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People v. Car Soy

Supreme Court of California
Nov 1, 1880
57 Cal. 102 (Cal. 1880)

Summary

In People v. Car Soy, 57 Cal. 102, two of the Justices in Department Two cited the language of Mr. Justice Crocker, above quoted, with apparent approval.

Summary of this case from People v. Hamilton

Opinion

         Department Two

         Appeal from a judgment of conviction, and an order denying a new trial, in the Superior Court of the County of San Joaquin. Buckley, J.

         COUNSEL:

         The Court erred in excluding the questions propounded to the jurors. (People v. Reyes , 5 Cal. 347; Watson v. Whitney , 23 id. 379.)

         McStay & Swinnerton, and William M. Gibson, for Appellant.

         George A. Blanchard for the Attorney-General, for the Respondent.


         The ruling of the Court in excluding the questions is not reviewable, because the statute does not provide for an exception to such a ruling. ( Pen. Code, § 1170.)

         An answer in the affirmative to the questions propounded would not show that the juror thus answering was prejudiced against the defendant. For all that appears in the record, it may be that each juror was examined fully upon the subject of his bias and prejudice. It must be presumed, that the juror answered that he was not biased; because no challenge was made for actual bias, nor is it shown that defendant exhausted his peremptory challenges.

         JUDGES: Morrison, C. J. Sharpstein, J., concurred. Myrick, J., concurred in the judgment.

         OPINION

          MORRISON, Judge

         The defendant was prosecuted by information, in the Superior Court of the county of San Joaquin, for the crime of robbery, and was convicted. On this appeal, several errors are assigned, only one of which it will be necessary for the Court to notice.

         The defendant is a Chinaman, and, on impaneling the jury in the case, counsel for the defendant asked each of the jurors the following questions:

         " 1. Other things being equal, would you take the word of a Chinaman as soon as you would that of a white man?" To this question, the district attorney objected, on the ground that the same was incompetent, irrelevant, and immaterial. The Court sustained the objection, and the defendant excepted.

         " 2. If the defendant, a Chinaman, should be sworn as a witness in his own behalf, would you give his testimony the same credit that you would give to the story told by a white person, under the same circumstances?" To this question, the district attorney objected, on the ground that the same was irrelevant, incompetent, and immaterial. The Court sustained the objection, and the defendant excepted.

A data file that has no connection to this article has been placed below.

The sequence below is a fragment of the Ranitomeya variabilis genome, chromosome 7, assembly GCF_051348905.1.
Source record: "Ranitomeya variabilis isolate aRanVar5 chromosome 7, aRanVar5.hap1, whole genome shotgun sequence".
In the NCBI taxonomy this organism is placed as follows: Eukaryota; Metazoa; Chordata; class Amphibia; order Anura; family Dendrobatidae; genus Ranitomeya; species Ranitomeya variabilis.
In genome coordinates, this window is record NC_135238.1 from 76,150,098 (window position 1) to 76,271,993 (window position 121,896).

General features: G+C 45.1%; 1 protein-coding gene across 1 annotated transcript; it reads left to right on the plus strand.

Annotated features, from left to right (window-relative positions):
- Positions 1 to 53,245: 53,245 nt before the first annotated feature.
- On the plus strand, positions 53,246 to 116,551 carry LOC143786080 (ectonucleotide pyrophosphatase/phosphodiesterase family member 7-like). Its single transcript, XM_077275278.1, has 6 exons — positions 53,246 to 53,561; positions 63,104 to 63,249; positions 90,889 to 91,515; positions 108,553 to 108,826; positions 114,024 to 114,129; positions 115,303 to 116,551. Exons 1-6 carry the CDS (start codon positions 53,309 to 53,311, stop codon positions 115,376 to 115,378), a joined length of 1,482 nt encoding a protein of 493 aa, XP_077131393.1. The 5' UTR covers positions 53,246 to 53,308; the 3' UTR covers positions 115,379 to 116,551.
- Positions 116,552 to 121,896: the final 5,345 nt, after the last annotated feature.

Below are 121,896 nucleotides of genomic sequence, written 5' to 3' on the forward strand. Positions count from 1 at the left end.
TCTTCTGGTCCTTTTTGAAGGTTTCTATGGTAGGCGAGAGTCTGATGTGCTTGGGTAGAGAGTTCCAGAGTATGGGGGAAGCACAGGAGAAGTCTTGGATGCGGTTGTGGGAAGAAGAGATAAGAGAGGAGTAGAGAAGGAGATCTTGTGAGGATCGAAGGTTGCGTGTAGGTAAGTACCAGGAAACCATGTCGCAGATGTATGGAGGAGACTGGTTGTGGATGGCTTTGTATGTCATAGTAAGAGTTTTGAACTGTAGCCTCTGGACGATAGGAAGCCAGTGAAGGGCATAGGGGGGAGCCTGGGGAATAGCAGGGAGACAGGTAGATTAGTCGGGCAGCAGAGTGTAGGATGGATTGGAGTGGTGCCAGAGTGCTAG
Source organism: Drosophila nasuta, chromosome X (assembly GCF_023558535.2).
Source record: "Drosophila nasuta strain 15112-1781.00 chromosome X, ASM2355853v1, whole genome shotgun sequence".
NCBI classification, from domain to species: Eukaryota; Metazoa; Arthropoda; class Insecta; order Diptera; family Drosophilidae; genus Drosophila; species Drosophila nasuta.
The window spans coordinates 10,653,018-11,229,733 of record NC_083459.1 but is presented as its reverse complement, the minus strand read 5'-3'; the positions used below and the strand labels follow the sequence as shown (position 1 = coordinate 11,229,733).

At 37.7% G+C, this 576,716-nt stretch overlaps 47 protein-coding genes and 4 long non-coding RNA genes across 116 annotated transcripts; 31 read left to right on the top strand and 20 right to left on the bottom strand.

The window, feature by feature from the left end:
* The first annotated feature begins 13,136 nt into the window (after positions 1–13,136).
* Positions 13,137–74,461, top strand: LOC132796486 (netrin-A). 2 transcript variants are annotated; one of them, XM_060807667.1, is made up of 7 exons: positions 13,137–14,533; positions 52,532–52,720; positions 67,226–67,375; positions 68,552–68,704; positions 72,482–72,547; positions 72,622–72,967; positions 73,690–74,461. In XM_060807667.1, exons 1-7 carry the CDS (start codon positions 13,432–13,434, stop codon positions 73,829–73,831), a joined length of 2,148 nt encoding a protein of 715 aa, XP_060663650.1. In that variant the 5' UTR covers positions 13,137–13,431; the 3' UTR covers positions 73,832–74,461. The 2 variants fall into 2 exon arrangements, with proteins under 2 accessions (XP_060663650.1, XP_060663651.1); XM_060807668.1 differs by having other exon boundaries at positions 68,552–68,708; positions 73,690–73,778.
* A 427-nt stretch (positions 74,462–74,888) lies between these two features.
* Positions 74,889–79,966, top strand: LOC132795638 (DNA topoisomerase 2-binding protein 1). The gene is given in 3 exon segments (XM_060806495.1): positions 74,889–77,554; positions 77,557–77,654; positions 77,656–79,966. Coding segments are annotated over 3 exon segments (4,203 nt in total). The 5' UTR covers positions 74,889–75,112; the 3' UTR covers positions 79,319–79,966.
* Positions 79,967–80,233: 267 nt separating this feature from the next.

We think the questions were proper, and that the Court erred in its rulings. The Court, in the case of Watson v. Whitney , 23 Cal. 375, lays down the correct doctrine on this subject. In that case, it is said: " In impaneling the jury, the defendant propounded the following questions to each juror, which were objected to by the plaintiff, and excluded by the Court; and this is assigned as error: '1. Have you heard much conversation among the people in regard to the rights of the parties on the Suscol Rancho, and if so, have you formed or expressed an opinion in regard to those rights? 2. Have you any bias or prejudice against that class of citizens on the Suscol Rancho commonly called squatters, of which class the defendant is one? 3. Have you ever sat on any of these Suscol cases, similar to this, as a trial juror?' It is not necessary to determine whether affirmative answers to these questions, or any one of them, would have formed a proper ground for a challenge for cause. Each party has a right to put questions to a juror, to show, not only that there exists proper grounds for a challenge for cause, but to elicit facts to enable the party to decide whether or not he will make a peremptory challenge; and the defendant had a right to put these questions, if they were pertinent, for either purpose. He was entitled to an answer to these questions, to enable him to decide whether he would make a peremptory challenge, and the Court erred in refusing them."

         The reason of the rule above stated applies with full force to this case.

         Judgment and order reversed, and cause remanded for a new trial.


Summaries of

People v. Car Soy

Supreme Court of California
Nov 1, 1880
57 Cal. 102 (Cal. 1880)

In People v. Car Soy, 57 Cal. 102, two of the Justices in Department Two cited the language of Mr. Justice Crocker, above quoted, with apparent approval.

Summary of this case from People v. Hamilton
Case details for

People v. Car Soy

Case Details

Full title:PEOPLE v. CAR SOY

Court:Supreme Court of California

Date published: Nov 1, 1880

Citations

57 Cal. 102 (Cal. 1880)

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